The outbreak of COVID-19 has disproportionately affected a number of marginalized groups throughout the world, and migrant laborers in the Gulf region are no different. These workers had been under severe economic strain far before the COVID-19 outbreak, and the outbreak has only worsened their living conditions by forcing them into high-risk quarantines and removing their sources of income.
In 1996, the International Labor Organization (ILO) flagged the declining labor conditions created by booming growth throughout the Middle East. The ILO’s report detailed a worsening dynamic in which predominantly South Asian migrants were traveling in droves to find work in Gulf states, where wages were falling in turn with the labor surplus. Saudi Arabia and the United Arab Emirates provide prime examples of the inverse relationship between national growth and labor conditions. As these two states attempted to diversify from their oil industries and create tourism draws, the need for construction work skyrocketed. This drove up migrant labor and drove down wages. Indeed, in 1992 the ILO reported that “‘Malaysians earn the most at $536 per month, followed by Filipinos and Thais. At the bottom of the scale are Sri Lankans, at $37.60 per month.’” Without access to higher wages, these workers are unable to afford some basic necessities. Laborers throughout the Gulf region can seldom afford health insurance and often live in labor camps, where as many as twelve migrants pack into a small room.
Dismal wages are only one source of strife. The labor visa system in Gulf Cooperation Council (GCC) states requires employers to act as two-year visa sponsors. This system, known as the Kafala system, gives employers control over immigration status and therefore massive power over their employees. In that two-year period, migrants are de facto stuck with their employer. This has led to massive abuse and rampant violence against migrant laborers. Some particularly violent instances of murders have grabbed headlines, but the power dynamic creates severe pressure against reporting the deluge of daily abuses. Female migrants are also vulnerable to sexual violence. The extent of such violence is difficult to quantify, given the myriad pressures against reporting. At the height of the #metoo movement in 2017, a Human Rights Watch reporter wrote about a woman who narrowly escaped her employer’s home upon being sexually assaulted. She was then tracked down by the police, who issued her a fine for breaking her visa contract by leaving her place of work.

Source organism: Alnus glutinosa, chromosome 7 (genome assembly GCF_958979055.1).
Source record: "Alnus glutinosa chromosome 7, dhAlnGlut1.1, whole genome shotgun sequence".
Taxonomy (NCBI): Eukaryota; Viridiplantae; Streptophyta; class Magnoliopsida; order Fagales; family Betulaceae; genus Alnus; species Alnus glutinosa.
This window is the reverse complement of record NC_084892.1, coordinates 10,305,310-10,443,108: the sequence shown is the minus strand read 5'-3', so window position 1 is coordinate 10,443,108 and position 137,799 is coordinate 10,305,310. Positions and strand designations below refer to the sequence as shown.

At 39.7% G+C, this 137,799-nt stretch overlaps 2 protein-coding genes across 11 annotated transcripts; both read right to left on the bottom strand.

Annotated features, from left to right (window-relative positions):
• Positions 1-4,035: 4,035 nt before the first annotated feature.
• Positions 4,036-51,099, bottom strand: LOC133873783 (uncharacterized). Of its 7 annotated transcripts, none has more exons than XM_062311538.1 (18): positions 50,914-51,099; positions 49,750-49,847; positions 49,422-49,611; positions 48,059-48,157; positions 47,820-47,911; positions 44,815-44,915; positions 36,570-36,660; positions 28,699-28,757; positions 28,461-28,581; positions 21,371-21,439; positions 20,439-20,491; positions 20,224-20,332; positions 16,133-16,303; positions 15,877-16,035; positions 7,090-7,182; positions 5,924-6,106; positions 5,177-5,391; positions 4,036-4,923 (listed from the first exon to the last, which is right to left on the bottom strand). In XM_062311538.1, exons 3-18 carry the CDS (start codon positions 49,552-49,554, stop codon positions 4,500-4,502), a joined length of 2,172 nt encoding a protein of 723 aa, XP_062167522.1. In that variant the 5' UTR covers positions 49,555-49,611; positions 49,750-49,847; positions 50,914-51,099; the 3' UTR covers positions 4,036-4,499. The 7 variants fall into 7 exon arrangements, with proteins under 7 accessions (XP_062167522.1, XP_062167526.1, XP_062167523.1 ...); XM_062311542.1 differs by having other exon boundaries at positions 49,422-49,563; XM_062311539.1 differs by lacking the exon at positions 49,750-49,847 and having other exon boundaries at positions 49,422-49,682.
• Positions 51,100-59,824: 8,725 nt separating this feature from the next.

The onset of the COVID-19 epidemic has added to the extreme pressure on migrant laborers. The packed labor villages make social distancing impossible, raising fear of the coronavirus spreading. Migrant laborers have almost no access to health care, compounding this risk. Saudi Arabia reported that 53 percent of its COVID-19 cases were among foreigners. The Qatari and Saudi governments both forced tens of thousands of laborers to quarantine in these labor camps to contain the risk within the camp, erasing their sole sources of income. Migrants are therefore earning zero wages, are at high risk of becoming sick, and have no option to leave. A restaurant worker in Jeddah, Saudi Arabia, said, “'I’m not afraid of corona. I’m afraid we’ll die from hunger.” Furthermore, xenophobia has been on the rise among Gulf citizens, creating yet another risk for migrant laborers. A Kuwaiti actress said on TV that migrants should be “thrown into the desert” to save hospital beds for citizens.
While some of these heightened risks will likely fade when the threat from COVID-19 lessens, some of these trends will outlast the pandemic. As oil prices tanked, millions of Saudi Arabian citizens had to seek work typically occupied by the now-shunned migrant laborers. The influx of Gulf state nationals into the blue-collar work force will create another pressure on migrant laborers and will likely drive wages even further down. Likewise, the tourism industry has been decimated by COVID-19 travel restrictions. As many of the job opportunities for migrants grew out of construction booms, the downturn in tourism will create even fewer work opportunities.
The confluence of all of these strains has led to increased pressure from citizens of Gulf states to reevaluate the labor dynamic. Just as the United States saw a renewed appreciation for essential workers during its lockdown, many Gulf state citizens have pointed to the extreme duress of migrant laborers during the pandemic. Given that migrants have long endured miserable conditions because they were earning wages, however small, this period of zero income will likely change the power dynamic. For the first time in generations, many migrants could stand to earn more by returning to their home states.
The image used in this article is licensed under the Creative Commons Attribution-Share Alike 3.0 Unported license. No changes were made to the original image, which was taken by Alex Sergeev and can be found here.